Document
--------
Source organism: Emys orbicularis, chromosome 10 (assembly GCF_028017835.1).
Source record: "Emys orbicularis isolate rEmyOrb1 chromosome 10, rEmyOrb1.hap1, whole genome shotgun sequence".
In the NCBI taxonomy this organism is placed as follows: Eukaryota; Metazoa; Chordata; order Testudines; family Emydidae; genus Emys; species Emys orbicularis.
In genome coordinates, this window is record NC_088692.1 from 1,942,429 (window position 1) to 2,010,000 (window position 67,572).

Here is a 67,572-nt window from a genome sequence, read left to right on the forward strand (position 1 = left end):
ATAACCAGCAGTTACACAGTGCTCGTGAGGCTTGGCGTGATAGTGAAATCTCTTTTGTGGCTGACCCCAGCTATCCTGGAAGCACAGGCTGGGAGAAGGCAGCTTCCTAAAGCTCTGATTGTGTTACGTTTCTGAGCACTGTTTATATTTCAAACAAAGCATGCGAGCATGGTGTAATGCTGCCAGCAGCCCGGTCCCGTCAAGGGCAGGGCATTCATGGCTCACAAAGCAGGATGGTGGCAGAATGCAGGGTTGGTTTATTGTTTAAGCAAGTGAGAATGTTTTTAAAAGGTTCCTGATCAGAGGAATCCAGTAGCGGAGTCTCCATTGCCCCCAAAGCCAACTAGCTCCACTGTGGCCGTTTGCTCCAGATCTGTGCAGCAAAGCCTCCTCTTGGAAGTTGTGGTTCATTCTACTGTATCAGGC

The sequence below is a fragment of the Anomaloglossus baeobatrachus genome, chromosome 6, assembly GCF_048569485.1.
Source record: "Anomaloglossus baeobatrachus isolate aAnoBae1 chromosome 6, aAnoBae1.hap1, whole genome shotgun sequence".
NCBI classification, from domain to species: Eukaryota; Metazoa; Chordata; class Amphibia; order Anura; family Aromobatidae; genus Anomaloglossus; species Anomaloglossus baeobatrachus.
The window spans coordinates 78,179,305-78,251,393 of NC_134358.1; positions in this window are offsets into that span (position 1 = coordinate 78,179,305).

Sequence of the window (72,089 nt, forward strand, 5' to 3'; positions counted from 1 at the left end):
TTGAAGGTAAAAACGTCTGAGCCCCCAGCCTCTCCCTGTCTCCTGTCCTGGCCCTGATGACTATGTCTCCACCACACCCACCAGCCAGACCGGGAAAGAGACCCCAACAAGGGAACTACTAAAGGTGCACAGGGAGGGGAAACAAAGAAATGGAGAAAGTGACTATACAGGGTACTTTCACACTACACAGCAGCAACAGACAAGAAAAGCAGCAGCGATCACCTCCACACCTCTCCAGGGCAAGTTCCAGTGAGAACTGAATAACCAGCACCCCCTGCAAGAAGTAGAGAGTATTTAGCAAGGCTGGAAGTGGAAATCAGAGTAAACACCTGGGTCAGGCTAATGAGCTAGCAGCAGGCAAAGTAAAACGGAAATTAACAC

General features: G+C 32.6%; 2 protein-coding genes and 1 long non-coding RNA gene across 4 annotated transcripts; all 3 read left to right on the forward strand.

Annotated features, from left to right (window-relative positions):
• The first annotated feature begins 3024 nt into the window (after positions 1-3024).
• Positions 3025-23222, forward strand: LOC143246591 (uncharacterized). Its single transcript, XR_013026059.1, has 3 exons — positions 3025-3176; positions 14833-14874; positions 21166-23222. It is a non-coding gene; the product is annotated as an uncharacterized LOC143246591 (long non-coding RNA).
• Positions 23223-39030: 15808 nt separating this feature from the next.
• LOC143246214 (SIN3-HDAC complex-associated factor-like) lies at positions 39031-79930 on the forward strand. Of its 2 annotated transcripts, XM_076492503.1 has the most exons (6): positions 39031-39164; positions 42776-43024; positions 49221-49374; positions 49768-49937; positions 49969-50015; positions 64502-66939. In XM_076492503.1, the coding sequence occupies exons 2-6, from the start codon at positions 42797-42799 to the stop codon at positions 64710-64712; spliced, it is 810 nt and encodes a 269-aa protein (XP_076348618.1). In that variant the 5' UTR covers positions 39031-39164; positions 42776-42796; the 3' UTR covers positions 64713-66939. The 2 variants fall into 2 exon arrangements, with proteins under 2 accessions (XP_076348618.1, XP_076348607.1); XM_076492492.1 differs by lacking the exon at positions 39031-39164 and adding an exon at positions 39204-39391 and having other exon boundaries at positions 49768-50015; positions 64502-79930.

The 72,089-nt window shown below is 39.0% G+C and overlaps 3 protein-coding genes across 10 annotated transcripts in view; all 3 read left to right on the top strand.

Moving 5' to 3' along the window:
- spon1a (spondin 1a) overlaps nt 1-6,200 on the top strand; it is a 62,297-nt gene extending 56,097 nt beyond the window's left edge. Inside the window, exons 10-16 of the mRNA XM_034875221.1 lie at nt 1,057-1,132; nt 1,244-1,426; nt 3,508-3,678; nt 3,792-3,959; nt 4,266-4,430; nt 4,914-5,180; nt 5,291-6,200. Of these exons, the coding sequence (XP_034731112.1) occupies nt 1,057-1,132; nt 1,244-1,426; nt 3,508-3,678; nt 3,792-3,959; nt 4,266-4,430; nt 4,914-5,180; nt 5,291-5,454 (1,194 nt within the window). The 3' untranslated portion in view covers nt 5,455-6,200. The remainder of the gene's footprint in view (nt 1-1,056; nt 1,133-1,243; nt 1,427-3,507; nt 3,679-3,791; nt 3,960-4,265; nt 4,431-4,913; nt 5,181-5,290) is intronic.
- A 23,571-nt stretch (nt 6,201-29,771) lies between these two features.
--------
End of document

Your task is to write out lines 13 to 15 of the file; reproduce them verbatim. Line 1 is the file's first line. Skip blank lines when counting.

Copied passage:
General features: G+C 32.6%; 2 protein-coding genes and 1 long non-coding RNA gene across 4 annotated transcripts; all 3 read left to right on the forward strand.

Annotated features, from left to right (window-relative positions):
• The first annotated feature begins 3024 nt into the window (after positions 1-3024).